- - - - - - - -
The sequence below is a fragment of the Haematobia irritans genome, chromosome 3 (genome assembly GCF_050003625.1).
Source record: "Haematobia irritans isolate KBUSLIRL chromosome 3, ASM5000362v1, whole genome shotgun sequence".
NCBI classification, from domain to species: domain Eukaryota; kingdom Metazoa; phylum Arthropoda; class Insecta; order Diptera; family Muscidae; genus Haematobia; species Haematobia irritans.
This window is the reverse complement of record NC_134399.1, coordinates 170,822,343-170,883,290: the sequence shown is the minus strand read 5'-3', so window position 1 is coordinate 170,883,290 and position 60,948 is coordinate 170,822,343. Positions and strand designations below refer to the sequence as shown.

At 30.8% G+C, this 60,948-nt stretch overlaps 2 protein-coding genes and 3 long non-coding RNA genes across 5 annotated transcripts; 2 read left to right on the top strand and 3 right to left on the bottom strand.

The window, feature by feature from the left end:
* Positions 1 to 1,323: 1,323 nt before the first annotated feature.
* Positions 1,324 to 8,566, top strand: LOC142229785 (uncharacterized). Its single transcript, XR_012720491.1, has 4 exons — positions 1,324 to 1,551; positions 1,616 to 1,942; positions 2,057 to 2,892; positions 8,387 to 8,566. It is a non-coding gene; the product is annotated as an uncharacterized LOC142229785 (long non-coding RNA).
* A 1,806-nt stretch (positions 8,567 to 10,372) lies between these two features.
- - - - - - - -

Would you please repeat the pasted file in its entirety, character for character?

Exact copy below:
The sequence below is a fragment of the Haematobia irritans genome, chromosome 3 (genome assembly GCF_050003625.1).
Source record: "Haematobia irritans isolate KBUSLIRL chromosome 3, ASM5000362v1, whole genome shotgun sequence".
NCBI classification, from domain to species: domain Eukaryota; kingdom Metazoa; phylum Arthropoda; class Insecta; order Diptera; family Muscidae; genus Haematobia; species Haematobia irritans.
This window is the reverse complement of record NC_134399.1, coordinates 170,822,343-170,883,290: the sequence shown is the minus strand read 5'-3', so window position 1 is coordinate 170,883,290 and position 60,948 is coordinate 170,822,343. Positions and strand designations below refer to the sequence as shown.

At 30.8% G+C, this 60,948-nt stretch overlaps 2 protein-coding genes and 3 long non-coding RNA genes across 5 annotated transcripts; 2 read left to right on the top strand and 3 right to left on the bottom strand.

The window, feature by feature from the left end:
* Positions 1 to 1,323: 1,323 nt before the first annotated feature.
* Positions 1,324 to 8,566, top strand: LOC142229785 (uncharacterized). Its single transcript, XR_012720491.1, has 4 exons — positions 1,324 to 1,551; positions 1,616 to 1,942; positions 2,057 to 2,892; positions 8,387 to 8,566. It is a non-coding gene; the product is annotated as an uncharacterized LOC142229785 (long non-coding RNA).
* A 1,806-nt stretch (positions 8,567 to 10,372) lies between these two features.